The Elder Scrolls IV: Shivering Isles is the expansion to the epic Oblivion role-playing game by Bethesda. If you don’t already have Oblivion, go get that first, play for six months, then come back here again.
The Shivering Isles is the private domain of Sheogorath, the Daedric Prince of Madness, with a Scottish accent, no less. Hardcore fans of Morrowind probably pursued many Daedric quests in the original game – or maybe not, as those quests were often morally ambiguous, involving the slaughter of innocents. The isles are accessed via a portal that opens up a few game days after you install this addition onto your computer. A guard will warn you extensively not to enter, but no adventurer will heed such a warning – travel to and from the isles is simple enough, and, despite the warnings on both sides, involves no penalty. This is a good thing, as there are no trainers and few decent merchants in the isles.
The dynamic leveling system of the base game means you could go to the Shivering Isles with a first-level character or one that’s completed the main quests of the original game (i.e., past level 20) and be challenged equally either way, but it’s fairly clear the designers expected a hero at least in the late teens: it’s fairly easy to pick up a whole suit of steel armor within minutes of arrival, and other, similar trinkets are just a bit out of the power range of a starting player. The quests themselves generally don’t require high-level skills, however, and beating them relies far more on a player’s ability than the character.
As befits the domain of a prince of madness, most everyone on the other side of the portal is insane. While it’s still easy enough to figure out what the quests are from the ramblings (the player’s journal is still always lucid), many of the quests – the majority, in fact – involve the character doing not very nice things to admittedly nutty people. Nonetheless, these quests are fun, and often go beyond the usual “bash some guy’s head in” quests that were the hallmark of Oblivion. The highlight of such quests, and there are many contenders, involves preparing a dungeon for an invading band of adventurers; as they go from room to room, you get to decide whether to slaughter them, or simply drive them insane (insanity seems much more amusing, for what it’s worth). Afterwards you get to take all their stuff.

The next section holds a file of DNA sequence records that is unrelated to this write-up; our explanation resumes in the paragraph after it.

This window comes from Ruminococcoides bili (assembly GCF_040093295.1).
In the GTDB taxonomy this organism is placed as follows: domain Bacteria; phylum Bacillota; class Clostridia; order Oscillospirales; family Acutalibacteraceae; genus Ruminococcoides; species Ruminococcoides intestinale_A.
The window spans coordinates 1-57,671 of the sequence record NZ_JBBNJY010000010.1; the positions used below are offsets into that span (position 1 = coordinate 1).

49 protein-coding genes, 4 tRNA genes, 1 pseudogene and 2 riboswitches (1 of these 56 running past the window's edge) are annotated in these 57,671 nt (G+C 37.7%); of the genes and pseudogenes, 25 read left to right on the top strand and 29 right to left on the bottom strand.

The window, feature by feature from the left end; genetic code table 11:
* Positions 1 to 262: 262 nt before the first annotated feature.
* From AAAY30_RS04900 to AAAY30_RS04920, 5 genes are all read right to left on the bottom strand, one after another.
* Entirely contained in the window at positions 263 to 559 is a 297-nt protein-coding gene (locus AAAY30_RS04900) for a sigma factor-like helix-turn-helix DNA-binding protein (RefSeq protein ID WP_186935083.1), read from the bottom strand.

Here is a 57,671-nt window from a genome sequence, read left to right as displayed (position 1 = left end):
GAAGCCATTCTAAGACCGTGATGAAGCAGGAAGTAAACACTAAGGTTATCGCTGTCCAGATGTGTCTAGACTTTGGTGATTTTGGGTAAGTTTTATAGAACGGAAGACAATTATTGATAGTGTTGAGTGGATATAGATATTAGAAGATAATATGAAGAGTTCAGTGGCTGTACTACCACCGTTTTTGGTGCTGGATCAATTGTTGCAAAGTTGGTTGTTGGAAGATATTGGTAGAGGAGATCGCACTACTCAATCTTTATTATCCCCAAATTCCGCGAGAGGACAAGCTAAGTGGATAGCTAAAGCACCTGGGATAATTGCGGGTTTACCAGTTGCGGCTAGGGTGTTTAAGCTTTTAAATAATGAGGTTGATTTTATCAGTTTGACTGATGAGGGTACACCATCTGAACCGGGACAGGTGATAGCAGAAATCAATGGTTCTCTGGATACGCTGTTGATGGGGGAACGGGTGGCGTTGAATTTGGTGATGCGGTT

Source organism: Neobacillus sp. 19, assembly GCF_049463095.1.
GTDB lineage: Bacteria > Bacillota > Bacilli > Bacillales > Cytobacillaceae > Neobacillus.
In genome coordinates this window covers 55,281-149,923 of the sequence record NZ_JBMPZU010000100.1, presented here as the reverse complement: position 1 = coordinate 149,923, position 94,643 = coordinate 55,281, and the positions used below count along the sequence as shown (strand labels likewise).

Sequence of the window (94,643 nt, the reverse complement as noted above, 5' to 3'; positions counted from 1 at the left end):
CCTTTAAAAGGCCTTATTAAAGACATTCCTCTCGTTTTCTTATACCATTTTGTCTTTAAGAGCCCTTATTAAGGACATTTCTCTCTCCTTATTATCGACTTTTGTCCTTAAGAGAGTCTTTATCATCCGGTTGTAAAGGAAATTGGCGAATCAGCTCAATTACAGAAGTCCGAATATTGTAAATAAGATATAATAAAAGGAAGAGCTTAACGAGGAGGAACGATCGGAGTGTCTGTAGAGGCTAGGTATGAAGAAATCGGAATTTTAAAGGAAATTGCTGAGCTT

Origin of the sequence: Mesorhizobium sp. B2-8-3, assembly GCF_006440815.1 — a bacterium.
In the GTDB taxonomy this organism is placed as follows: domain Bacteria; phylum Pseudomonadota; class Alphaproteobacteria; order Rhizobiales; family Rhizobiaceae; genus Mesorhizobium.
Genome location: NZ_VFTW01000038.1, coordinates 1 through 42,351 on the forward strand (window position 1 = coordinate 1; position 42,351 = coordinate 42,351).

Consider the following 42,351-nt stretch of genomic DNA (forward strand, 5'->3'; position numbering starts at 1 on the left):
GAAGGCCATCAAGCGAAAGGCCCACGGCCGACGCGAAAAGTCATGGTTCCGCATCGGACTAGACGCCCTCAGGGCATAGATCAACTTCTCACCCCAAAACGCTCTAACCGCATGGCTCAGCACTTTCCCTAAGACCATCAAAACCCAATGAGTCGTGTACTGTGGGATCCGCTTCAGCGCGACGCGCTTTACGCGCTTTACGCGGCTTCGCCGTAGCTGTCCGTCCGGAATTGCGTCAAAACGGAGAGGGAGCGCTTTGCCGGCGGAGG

"...these quests are fun, and often go beyond the usual “bash some guy’s head in” quests that were the hallmark of Oblivion."
In addition to the insane people, the isles are also inhabited by an entirely new collection of monsters. While some of these are a bit familiar in animation, notably the Grummites, who are pretty much goblins (right down to having lockpicks as loot), most of them have new and exciting ways to smash you, with unusual jumping and spell attacks. Similarly, there are a couple dozen new books and a like amount of new spells for the player to find, all unique to the isles (but almost all are useable in the main game).
Serious crafting finally comes to the Oblivion world, in the form of Madness or Amber armor and weapons. Special smiths are capable of working with one or the other, so, provided you have a “matrix” (i.e., blueprints) and sufficient raw materials, the smith will happily and freely produce spiffy looking and useful equipment for you. What is created is level-specific, so you may as well wait until level 23 to get the best possible stuff, as finding the proper matrix is a matter of luck and crushing a sufficient number of monsters.
Alas, Shivering Isles doesn’t offer much in the way of character development beyond the new spells and equipment; there are no new skills, so if your character is already maxed out in all abilities, the isles will be a pleasant but not very profitable diversion. Of course, if you’re that much a fan of Oblivion, you’ll get this expansion anyway.
This expansion is a must-have, plain and simple. A gamer on a budget could wait a bit for the price to come down before buying this addition to the game, as exhausting all possible adventures in Oblivion can take a year of real time, but anyone ready for some different-flavored action won’t be disappointed by this worthy addition to the Elder Scrolls series.